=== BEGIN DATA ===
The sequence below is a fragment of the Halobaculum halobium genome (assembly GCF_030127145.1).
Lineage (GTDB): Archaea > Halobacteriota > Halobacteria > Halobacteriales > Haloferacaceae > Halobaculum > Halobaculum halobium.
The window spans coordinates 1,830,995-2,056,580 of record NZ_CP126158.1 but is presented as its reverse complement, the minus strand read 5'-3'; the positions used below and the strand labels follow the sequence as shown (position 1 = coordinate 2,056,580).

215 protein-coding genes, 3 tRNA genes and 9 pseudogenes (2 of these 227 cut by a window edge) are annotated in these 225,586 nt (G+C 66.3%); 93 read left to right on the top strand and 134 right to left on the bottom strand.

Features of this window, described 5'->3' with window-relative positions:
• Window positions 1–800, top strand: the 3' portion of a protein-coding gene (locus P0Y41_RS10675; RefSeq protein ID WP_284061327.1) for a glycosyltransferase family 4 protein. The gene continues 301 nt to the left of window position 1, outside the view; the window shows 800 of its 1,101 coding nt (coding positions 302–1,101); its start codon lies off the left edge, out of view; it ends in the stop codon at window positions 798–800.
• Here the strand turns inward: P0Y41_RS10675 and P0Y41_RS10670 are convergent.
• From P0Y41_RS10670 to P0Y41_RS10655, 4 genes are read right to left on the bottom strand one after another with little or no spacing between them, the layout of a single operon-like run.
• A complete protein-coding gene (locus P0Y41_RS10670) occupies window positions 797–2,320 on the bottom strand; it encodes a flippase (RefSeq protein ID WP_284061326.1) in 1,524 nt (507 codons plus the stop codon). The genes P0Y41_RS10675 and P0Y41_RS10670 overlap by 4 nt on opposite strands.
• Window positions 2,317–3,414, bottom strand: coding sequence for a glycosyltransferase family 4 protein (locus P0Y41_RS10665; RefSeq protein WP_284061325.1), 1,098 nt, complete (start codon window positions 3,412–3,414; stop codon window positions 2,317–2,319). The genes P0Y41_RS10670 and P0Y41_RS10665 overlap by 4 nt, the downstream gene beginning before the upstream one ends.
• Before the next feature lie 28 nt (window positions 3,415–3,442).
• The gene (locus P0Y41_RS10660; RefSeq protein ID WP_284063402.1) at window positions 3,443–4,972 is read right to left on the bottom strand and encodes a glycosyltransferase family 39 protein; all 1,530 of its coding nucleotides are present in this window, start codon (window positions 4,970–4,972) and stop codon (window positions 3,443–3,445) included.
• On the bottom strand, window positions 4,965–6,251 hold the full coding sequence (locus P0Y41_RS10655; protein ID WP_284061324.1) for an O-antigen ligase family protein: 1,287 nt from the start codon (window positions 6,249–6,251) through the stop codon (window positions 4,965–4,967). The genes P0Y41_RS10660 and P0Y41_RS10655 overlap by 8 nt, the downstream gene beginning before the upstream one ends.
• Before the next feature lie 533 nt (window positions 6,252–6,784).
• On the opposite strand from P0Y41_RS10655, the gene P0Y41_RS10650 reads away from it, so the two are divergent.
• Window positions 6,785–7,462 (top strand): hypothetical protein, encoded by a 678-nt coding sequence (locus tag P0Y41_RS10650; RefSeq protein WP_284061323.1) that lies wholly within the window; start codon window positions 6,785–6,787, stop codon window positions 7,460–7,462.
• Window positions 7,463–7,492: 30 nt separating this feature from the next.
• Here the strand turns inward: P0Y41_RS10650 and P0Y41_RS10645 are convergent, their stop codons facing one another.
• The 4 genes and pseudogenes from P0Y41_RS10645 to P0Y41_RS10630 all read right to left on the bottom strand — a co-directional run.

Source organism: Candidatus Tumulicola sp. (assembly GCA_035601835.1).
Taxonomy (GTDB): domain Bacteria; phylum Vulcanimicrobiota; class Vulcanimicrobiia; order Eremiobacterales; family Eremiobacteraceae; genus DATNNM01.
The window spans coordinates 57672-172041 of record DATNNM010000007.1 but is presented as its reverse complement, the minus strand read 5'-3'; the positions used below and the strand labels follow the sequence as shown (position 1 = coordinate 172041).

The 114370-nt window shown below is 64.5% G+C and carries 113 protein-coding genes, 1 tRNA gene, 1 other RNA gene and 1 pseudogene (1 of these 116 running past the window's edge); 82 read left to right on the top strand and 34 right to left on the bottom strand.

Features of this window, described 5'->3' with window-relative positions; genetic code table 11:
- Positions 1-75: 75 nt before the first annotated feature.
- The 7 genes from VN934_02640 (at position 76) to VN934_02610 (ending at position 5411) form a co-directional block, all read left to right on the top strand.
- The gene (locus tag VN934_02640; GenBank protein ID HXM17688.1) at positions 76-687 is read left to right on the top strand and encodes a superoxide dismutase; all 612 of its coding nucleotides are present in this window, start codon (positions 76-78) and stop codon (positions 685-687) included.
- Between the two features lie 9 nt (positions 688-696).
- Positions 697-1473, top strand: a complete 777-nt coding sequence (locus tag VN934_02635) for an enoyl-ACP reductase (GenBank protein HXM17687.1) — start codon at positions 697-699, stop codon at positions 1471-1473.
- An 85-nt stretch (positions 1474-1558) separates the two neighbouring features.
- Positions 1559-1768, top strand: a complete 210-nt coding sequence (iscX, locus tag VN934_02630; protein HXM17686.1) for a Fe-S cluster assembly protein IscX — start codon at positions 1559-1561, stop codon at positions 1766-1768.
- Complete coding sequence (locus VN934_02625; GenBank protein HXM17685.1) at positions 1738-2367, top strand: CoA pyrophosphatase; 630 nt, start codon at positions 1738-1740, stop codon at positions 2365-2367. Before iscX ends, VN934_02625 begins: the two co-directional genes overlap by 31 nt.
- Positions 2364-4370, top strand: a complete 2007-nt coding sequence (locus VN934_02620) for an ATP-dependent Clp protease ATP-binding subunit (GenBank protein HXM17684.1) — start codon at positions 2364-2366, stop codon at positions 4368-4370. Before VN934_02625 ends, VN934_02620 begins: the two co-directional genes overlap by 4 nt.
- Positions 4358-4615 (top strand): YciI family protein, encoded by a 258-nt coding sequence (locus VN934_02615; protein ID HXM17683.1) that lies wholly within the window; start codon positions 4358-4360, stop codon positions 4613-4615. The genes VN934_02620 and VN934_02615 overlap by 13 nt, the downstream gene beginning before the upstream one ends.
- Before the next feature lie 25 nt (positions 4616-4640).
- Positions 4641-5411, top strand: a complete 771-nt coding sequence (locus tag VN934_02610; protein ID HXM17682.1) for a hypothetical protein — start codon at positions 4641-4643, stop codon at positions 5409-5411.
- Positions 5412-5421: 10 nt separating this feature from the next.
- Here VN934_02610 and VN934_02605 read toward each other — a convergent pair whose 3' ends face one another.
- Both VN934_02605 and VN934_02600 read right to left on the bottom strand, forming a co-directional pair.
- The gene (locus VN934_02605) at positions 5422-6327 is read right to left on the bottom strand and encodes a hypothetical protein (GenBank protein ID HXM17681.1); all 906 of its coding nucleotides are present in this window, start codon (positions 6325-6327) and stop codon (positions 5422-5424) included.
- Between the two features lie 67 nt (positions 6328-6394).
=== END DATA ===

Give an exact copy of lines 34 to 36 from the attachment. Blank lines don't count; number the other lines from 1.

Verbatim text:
- Positions 4358-4615 (top strand): YciI family protein, encoded by a 258-nt coding sequence (locus VN934_02615; protein ID HXM17683.1) that lies wholly within the window; start codon positions 4358-4360, stop codon positions 4613-4615. The genes VN934_02620 and VN934_02615 overlap by 13 nt, the downstream gene beginning before the upstream one ends.
- Before the next feature lie 25 nt (positions 4616-4640).
- Positions 4641-5411, top strand: a complete 771-nt coding sequence (locus tag VN934_02610; protein ID HXM17682.1) for a hypothetical protein — start codon at positions 4641-4643, stop codon at positions 5409-5411.